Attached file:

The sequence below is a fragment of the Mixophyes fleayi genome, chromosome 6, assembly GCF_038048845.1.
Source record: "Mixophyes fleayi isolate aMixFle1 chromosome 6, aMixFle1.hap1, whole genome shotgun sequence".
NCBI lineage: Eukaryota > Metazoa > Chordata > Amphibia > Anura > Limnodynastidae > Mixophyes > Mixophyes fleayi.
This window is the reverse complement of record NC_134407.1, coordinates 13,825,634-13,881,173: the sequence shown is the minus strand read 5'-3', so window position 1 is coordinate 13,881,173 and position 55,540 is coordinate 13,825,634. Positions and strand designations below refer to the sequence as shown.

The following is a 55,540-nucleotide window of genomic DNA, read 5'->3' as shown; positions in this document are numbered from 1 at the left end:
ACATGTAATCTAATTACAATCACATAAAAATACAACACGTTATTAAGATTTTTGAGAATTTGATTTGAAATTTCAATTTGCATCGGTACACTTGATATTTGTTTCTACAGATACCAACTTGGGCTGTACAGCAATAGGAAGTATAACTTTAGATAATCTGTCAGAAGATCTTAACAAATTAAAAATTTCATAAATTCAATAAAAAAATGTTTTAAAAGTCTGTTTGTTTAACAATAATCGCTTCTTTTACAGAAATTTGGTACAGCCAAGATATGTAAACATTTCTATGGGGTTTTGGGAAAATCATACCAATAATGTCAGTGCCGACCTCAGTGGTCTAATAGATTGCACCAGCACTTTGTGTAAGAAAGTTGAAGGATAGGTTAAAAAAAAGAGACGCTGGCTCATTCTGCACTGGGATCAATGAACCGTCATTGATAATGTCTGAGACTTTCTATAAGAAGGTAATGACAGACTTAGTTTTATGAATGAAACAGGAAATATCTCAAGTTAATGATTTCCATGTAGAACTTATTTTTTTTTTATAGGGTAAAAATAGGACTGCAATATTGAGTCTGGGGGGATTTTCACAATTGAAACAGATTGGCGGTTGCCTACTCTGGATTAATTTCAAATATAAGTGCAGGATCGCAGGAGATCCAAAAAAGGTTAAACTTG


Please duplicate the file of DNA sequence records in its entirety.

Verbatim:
The sequence below is a fragment of the Mixophyes fleayi genome, chromosome 6, assembly GCF_038048845.1.
Source record: "Mixophyes fleayi isolate aMixFle1 chromosome 6, aMixFle1.hap1, whole genome shotgun sequence".
NCBI lineage: Eukaryota > Metazoa > Chordata > Amphibia > Anura > Limnodynastidae > Mixophyes > Mixophyes fleayi.
This window is the reverse complement of record NC_134407.1, coordinates 13,825,634-13,881,173: the sequence shown is the minus strand read 5'-3', so window position 1 is coordinate 13,881,173 and position 55,540 is coordinate 13,825,634. Positions and strand designations below refer to the sequence as shown.

The following is a 55,540-nucleotide window of genomic DNA, read 5'->3' as shown; positions in this document are numbered from 1 at the left end:
ACATGTAATCTAATTACAATCACATAAAAATACAACACGTTATTAAGATTTTTGAGAATTTGATTTGAAATTTCAATTTGCATCGGTACACTTGATATTTGTTTCTACAGATACCAACTTGGGCTGTACAGCAATAGGAAGTATAACTTTAGATAATCTGTCAGAAGATCTTAACAAATTAAAAATTTCATAAATTCAATAAAAAAATGTTTTAAAAGTCTGTTTGTTTAACAATAATCGCTTCTTTTACAGAAATTTGGTACAGCCAAGATATGTAAACATTTCTATGGGGTTTTGGGAAAATCATACCAATAATGTCAGTGCCGACCTCAGTGGTCTAATAGATTGCACCAGCACTTTGTGTAAGAAAGTTGAAGGATAGGTTAAAAAAAAGAGACGCTGGCTCATTCTGCACTGGGATCAATGAACCGTCATTGATAATGTCTGAGACTTTCTATAAGAAGGTAATGACAGACTTAGTTTTATGAATGAAACAGGAAATATCTCAAGTTAATGATTTCCATGTAGAACTTATTTTTTTTTTATAGGGTAAAAATAGGACTGCAATATTGAGTCTGGGGGGATTTTCACAATTGAAACAGATTGGCGGTTGCCTACTCTGGATTAATTTCAAATATAAGTGCAGGATCGCAGGAGATCCAAAAAAGGTTAAACTTG